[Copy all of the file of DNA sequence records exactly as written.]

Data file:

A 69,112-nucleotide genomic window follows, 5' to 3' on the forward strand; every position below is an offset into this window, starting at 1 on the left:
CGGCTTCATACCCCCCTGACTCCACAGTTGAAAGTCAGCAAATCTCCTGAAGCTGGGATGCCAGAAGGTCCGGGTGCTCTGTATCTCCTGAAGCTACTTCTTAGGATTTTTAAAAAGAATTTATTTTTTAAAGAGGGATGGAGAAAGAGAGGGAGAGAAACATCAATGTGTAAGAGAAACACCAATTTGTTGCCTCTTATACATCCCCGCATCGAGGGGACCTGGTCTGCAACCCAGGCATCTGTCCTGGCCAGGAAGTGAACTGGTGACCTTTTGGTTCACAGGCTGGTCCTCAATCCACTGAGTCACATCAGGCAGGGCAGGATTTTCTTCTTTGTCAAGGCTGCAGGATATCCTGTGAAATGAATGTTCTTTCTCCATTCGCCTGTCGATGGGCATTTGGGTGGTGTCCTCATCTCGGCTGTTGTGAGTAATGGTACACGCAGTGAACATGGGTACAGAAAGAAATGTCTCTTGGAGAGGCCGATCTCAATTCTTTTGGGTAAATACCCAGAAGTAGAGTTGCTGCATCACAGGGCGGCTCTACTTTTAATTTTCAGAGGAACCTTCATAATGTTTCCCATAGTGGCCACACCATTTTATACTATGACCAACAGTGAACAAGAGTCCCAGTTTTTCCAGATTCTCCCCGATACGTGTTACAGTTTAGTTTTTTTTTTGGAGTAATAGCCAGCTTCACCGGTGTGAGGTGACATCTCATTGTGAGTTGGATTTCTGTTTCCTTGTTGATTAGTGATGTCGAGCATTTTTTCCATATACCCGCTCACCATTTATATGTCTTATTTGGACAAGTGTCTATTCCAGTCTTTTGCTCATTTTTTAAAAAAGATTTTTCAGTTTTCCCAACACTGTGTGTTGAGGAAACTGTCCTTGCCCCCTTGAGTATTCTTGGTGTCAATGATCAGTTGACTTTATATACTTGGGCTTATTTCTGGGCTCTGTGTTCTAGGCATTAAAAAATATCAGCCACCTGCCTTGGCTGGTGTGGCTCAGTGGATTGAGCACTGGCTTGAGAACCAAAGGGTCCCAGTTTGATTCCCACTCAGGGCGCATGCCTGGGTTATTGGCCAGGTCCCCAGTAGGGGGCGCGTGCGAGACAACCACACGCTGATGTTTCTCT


A 69,112-nucleotide genomic window follows, 5' to 3' on the forward strand; every position below is an offset into this window, starting at 1 on the left:
CGGCTTCATACCCCCCTGACTCCACAGTTGAAAGTCAGCAAATCTCCTGAAGCTGGGATGCCAGAAGGTCCGGGTGCTCTGTATCTCCTGAAGCTACTTCTTAGGATTTTTAAAAAGAATTTATTTTTTAAAGAGGGATGGAGAAAGAGAGGGAGAGAAACATCAATGTGTAAGAGAAACACCAATTTGTTGCCTCTTATACATCCCCGCATCGAGGGGACCTGGTCTGCAACCCAGGCATCTGTCCTGGCCAGGAAGTGAACTGGTGACCTTTTGGTTCACAGGCTGGTCCTCAATCCACTGAGTCACATCAGGCAGGGCAGGATTTTCTTCTTTGTCAAGGCTGCAGGATATCCTGTGAAATGAATGTTCTTTCTCCATTCGCCTGTCGATGGGCATTTGGGTGGTGTCCTCATCTCGGCTGTTGTGAGTAATGGTACACGCAGTGAACATGGGTACAGAAAGAAATGTCTCTTGGAGAGGCCGATCTCAATTCTTTTGGGTAAATACCCAGAAGTAGAGTTGCTGCATCACAGGGCGGCTCTACTTTTAATTTTCAGAGGAACCTTCATAATGTTTCCCATAGTGGCCACACCATTTTATACTATGACCAACAGTGAACAAGAGTCCCAGTTTTTCCAGATTCTCCCCGATACGTGTTACAGTTTAGTTTTTTTTTTGGAGTAATAGCCAGCTTCACCGGTGTGAGGTGACATCTCATTGTGAGTTGGATTTCTGTTTCCTTGTTGATTAGTGATGTCGAGCATTTTTTCCATATACCCGCTCACCATTTATATGTCTTATTTGGACAAGTGTCTATTCCAGTCTTTTGCTCATTTTTTAAAAAAGATTTTTCAGTTTTCCCAACACTGTGTGTTGAGGAAACTGTCCTTGCCCCCTTGAGTATTCTTGGTGTCAATGATCAGTTGACTTTATATACTTGGGCTTATTTCTGGGCTCTGTGTTCTAGGCATTAAAAAATATCAGCCACCTGCCTTGGCTGGTGTGGCTCAGTGGATTGAGCACTGGCTTGAGAACCAAAGGGTCCCAGTTTGATTCCCACTCAGGGCGCATGCCTGGGTTATTGGCCAGGTCCCCAGTAGGGGGCGCGTGCGAGACAACCACACGCTGATGTTTCTCT